I have said on a number of occasions that one of the joys of visiting art galleries is when you suddenly come across one you did not know existed. It is always a pleasure to go to the large and famous galleries such as the Louvre, Prado, and London’s National Gallery to name just a few but I find it exhilarating when I come across, often by accident, the smaller, more hidden-away ones such as London’s Wallace Collection or the Musée Marmottan Monet Gallery in the 16th arrondissement of Paris. I had visited Birmingham before and visited the Birmingham Museum and Art Gallery but a fortnight ago I decided to visit the city again and have a look at the Barber Institute of Fine Arts which is on the University of Birmingham campus. If I had not decided on that visit I would never have come across a divine portraiture work of Élisabeth Vigée Le Brun which I enthused about in my last blog and which was part of their permanent collection. However the reason for me going to the gallery was to see an exhibition of the Norwegian painter Thomas Fearnley and today I want to talk a little about the life of this artist and look at one of the paintings which was in the exhibition.
Thomas Fearnley, although an English-sounding name, was Norwegian. He was a romantic painter who was born in 1802 in Frederikshald, Norway, a small town in the south east of the country, a few miles from the Norwegian-Swedish border. The town has since been renamed Halden. The Fearnley family maintained its custom of naming its eldest sons Thomas and so both his father and grandfather were named Thomas. His grandfather was an English timber merchant from Heckmondwike, a small mill town near Leeds, and who with his family moved to Norway in 1753 as a representative for a trading company based in the English seaport of Hull. Fearnley’s father Thomas was also a merchant and married Maren Sophie Paus, a woman from the important Norwegian Paus dynasty. Thomas was the eldest of their eight children.
Thomas Fearnley’s father owned a shop in Frederikshald and earned his money as an importer/exporter, importing woollen and cloth goods from England and exporting Norwegian lumber. At the age of five, young Thomas went to live with his maternal aunt, Karen and her husband, Georg Frederik Hagemann in Christiania, (now known as Oslo). The couple had no children of their own and were delighted to have Thomas live with them. When Thomas was twelve years old he was enrolled as a pupil in the cadet corps of the Military Academy. At the Academy, one of the subjects Thomas was taught was drawing. It was soon clear that he had a talent for drawing and excelled in these lessons. However he achieved less in his other subjects especially in the military training and he left the Academy in the spring of 1819.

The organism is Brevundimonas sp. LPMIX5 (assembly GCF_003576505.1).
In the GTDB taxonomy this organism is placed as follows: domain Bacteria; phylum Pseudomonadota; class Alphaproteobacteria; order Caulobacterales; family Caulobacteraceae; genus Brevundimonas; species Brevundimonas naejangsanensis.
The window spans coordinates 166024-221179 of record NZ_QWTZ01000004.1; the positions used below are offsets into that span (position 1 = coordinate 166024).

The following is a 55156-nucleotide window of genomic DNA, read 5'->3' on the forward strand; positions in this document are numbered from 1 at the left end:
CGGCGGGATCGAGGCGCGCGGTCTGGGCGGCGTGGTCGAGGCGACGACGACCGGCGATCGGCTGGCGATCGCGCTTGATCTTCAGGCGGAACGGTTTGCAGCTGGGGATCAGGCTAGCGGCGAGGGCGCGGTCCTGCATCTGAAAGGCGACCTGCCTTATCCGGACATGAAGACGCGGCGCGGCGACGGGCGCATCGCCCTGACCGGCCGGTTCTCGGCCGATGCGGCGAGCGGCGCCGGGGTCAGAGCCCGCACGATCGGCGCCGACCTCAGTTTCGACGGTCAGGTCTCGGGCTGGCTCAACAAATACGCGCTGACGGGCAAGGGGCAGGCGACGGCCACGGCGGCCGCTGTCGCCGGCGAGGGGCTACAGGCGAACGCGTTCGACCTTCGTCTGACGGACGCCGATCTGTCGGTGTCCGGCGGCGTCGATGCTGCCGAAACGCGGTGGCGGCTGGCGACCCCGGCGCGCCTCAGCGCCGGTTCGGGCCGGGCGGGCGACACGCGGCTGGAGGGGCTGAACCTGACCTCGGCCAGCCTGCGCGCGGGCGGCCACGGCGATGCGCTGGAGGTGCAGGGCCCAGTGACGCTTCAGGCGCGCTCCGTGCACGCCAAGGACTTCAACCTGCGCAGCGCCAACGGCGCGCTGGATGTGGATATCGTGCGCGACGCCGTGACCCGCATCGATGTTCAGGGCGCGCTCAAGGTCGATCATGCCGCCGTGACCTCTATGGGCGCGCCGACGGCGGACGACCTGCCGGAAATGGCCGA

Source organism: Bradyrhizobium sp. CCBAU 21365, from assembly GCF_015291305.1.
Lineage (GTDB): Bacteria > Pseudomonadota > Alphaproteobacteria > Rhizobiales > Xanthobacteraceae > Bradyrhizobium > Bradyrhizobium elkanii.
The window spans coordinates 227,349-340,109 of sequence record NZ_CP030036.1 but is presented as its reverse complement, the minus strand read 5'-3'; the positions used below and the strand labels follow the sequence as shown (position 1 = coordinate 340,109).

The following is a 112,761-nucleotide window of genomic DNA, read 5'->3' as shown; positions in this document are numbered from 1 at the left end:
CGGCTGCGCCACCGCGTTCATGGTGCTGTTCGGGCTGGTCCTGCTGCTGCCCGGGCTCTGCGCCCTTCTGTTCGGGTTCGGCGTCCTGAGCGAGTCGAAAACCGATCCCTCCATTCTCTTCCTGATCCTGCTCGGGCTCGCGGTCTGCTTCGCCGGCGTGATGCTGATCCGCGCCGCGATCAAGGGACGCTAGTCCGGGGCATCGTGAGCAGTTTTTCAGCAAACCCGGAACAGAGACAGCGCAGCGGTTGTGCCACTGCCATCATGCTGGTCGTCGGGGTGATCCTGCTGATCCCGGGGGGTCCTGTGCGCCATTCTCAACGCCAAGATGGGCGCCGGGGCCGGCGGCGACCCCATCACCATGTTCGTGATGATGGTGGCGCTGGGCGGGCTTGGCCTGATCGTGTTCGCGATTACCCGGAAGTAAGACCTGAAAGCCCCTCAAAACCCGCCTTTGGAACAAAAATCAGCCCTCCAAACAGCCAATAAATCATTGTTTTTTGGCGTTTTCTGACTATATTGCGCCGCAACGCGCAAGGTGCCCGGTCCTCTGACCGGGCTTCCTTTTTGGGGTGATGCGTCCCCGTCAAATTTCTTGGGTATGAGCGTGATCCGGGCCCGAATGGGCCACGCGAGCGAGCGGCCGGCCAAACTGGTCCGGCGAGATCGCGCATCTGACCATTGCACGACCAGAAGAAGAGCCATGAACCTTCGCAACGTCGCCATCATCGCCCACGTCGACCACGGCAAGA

As his father and his father’s father before him had all been merchants, it was expected that Thomas would follow suit and at the age of sixteen, for a while, he took on the role of a young merchant in his uncle’s business. However Thomas had not given up his love of drawing and every evening he would attend an elementary art class in Christiania, where he spent time copying still lifes and portraits painted by various artists.
To become an artist in Norway was quite difficult as there were no major art academies where aspiring artists could learn their trade. It could well be this factor, which forced Fearnley to travel extensively through Europe visiting major art institutions. In late 1821 he travelled to Copenhagen and enrolled at the Royal Danish Academy of Fine Arts. It was here that he came across Dutch landscape paintings of Nordic scenes by the likes of Jacob van Ruisdael. It was these seventeenth century works, which influenced Fearnley and it was these depictions of Nordic landscapes, which would play an important role in Norwegian art and Norwegian artists such as Thomas Fearnley.
In 1823, aged twenty-one, Fearnley left Copenhagen and went to live in Stockholm where he attended the Drawing Class at the Royal Swedish Academy of Fine Arts enrolling on a four-year course. During this period Thomas received a number of commissions for his landscape work including a three-painting commission from the country’s royal family. During his time at the Academy, he would take the opportunity, during summer breaks in the art course, to travel back to Norway to sketch the wild and rugged landscape of his homeland. It was at this juncture in his artistic career that he completed his first en plein air oil sketch. It was also during one of these visits to western Norway, in 1826, that he first encountered another artist on an art tour. He was Johan Christian Dahl, who would become the first great romantic painter in Norway, and one of the great European artists of all time. Dahl is now looked upon as the founder of the “golden age” of Norwegian painting.